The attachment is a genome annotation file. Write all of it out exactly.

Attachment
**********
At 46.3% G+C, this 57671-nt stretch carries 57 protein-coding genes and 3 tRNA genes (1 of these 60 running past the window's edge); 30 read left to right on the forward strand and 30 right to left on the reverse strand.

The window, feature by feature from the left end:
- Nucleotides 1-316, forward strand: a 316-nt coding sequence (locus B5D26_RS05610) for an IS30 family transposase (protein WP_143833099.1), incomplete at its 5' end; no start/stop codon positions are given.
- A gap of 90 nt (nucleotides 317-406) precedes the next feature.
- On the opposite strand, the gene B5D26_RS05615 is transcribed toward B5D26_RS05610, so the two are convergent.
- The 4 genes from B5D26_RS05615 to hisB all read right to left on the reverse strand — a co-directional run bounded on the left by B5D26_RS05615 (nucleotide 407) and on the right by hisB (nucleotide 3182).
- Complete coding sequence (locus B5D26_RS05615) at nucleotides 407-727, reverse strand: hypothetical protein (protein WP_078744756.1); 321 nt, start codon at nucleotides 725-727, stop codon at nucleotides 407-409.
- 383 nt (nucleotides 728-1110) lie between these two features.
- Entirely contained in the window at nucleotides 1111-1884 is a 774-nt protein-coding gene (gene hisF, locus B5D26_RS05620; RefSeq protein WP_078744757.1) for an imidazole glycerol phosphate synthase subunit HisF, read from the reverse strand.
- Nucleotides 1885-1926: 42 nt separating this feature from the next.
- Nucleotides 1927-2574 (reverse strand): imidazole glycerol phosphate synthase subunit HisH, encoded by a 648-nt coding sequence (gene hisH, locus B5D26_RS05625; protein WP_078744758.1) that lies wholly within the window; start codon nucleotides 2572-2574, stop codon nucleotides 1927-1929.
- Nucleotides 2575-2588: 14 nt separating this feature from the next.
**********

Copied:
At 46.3% G+C, this 57671-nt stretch carries 57 protein-coding genes and 3 tRNA genes (1 of these 60 running past the window's edge); 30 read left to right on the forward strand and 30 right to left on the reverse strand.

The window, feature by feature from the left end:
- Nucleotides 1-316, forward strand: a 316-nt coding sequence (locus B5D26_RS05610) for an IS30 family transposase (protein WP_143833099.1), incomplete at its 5' end; no start/stop codon positions are given.
- A gap of 90 nt (nucleotides 317-406) precedes the next feature.
- On the opposite strand, the gene B5D26_RS05615 is transcribed toward B5D26_RS05610, so the two are convergent.
- The 4 genes from B5D26_RS05615 to hisB all read right to left on the reverse strand — a co-directional run bounded on the left by B5D26_RS05615 (nucleotide 407) and on the right by hisB (nucleotide 3182).
- Complete coding sequence (locus B5D26_RS05615) at nucleotides 407-727, reverse strand: hypothetical protein (protein WP_078744756.1); 321 nt, start codon at nucleotides 725-727, stop codon at nucleotides 407-409.
- 383 nt (nucleotides 728-1110) lie between these two features.
- Entirely contained in the window at nucleotides 1111-1884 is a 774-nt protein-coding gene (gene hisF, locus B5D26_RS05620; RefSeq protein WP_078744757.1) for an imidazole glycerol phosphate synthase subunit HisF, read from the reverse strand.
- Nucleotides 1885-1926: 42 nt separating this feature from the next.
- Nucleotides 1927-2574 (reverse strand): imidazole glycerol phosphate synthase subunit HisH, encoded by a 648-nt coding sequence (gene hisH, locus B5D26_RS05625; protein WP_078744758.1) that lies wholly within the window; start codon nucleotides 2572-2574, stop codon nucleotides 1927-1929.
- Nucleotides 2575-2588: 14 nt separating this feature from the next.